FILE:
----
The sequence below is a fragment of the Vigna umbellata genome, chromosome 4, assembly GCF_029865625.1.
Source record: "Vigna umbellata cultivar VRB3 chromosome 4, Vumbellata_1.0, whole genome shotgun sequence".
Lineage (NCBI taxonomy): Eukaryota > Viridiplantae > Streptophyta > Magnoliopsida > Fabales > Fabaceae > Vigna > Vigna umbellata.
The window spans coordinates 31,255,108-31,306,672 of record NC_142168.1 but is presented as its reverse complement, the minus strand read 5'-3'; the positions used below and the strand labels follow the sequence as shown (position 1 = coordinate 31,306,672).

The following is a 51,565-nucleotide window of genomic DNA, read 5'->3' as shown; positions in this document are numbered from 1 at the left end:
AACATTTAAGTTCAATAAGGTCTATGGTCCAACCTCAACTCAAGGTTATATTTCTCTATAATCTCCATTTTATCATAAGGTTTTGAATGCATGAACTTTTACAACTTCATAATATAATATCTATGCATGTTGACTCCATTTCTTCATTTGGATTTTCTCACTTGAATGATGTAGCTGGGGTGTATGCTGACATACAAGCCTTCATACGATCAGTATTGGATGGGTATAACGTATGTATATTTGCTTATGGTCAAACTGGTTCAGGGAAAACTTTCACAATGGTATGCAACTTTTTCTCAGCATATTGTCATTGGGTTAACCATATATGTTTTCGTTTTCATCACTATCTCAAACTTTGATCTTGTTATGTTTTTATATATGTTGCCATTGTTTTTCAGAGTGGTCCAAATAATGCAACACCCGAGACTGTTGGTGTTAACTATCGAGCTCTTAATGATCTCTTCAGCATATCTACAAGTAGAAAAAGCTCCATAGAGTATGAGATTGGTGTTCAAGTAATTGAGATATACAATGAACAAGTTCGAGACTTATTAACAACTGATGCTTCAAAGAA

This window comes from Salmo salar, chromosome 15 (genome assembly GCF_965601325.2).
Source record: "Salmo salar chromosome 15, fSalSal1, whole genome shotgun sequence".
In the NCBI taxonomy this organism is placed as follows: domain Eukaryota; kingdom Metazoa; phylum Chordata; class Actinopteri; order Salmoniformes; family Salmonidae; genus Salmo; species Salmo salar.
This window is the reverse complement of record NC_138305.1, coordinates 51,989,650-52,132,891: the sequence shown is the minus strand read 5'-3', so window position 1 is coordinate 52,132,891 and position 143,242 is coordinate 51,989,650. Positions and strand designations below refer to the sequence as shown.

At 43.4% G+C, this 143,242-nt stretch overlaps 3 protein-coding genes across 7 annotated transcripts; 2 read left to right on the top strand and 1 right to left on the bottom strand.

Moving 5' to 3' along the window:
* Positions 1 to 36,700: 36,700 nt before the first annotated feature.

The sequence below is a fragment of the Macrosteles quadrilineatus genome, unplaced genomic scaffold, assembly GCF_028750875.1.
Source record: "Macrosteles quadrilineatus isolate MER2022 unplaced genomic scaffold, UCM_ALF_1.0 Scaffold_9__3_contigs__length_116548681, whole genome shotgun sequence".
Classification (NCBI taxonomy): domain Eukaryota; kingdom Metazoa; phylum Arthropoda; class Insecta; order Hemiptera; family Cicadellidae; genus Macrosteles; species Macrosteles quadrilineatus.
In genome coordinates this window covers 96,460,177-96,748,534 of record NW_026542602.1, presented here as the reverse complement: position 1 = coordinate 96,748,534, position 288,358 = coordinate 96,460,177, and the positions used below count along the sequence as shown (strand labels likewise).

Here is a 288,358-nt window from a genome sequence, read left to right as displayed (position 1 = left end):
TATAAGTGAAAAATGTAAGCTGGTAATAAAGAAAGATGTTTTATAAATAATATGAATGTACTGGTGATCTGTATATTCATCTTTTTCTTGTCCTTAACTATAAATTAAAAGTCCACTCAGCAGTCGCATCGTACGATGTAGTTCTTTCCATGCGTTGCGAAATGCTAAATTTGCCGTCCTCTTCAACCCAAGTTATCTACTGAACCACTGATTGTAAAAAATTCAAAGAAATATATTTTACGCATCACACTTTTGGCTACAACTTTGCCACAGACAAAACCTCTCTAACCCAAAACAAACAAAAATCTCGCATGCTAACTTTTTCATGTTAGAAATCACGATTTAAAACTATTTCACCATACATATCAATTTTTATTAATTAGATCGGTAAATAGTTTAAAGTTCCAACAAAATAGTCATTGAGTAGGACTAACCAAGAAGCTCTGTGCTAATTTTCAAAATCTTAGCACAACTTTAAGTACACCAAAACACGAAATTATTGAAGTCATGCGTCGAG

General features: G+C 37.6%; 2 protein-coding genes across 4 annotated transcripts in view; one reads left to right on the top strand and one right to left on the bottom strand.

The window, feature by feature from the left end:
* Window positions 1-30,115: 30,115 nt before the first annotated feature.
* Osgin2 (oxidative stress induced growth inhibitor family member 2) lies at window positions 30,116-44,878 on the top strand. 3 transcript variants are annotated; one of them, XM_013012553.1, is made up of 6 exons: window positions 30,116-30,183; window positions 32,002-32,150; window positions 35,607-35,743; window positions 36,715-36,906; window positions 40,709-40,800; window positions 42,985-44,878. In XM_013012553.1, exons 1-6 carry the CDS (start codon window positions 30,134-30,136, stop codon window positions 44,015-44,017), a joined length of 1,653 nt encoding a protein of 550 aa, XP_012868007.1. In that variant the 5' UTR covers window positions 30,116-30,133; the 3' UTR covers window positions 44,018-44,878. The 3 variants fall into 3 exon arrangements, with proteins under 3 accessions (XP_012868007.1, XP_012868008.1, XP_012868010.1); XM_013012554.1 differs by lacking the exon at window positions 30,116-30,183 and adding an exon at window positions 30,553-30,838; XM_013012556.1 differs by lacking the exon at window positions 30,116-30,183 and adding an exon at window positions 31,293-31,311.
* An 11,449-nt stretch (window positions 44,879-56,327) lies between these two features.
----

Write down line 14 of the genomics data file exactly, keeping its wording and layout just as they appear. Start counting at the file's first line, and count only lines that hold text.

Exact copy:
The sequence below is a fragment of the Macrosteles quadrilineatus genome, unplaced genomic scaffold, assembly GCF_028750875.1.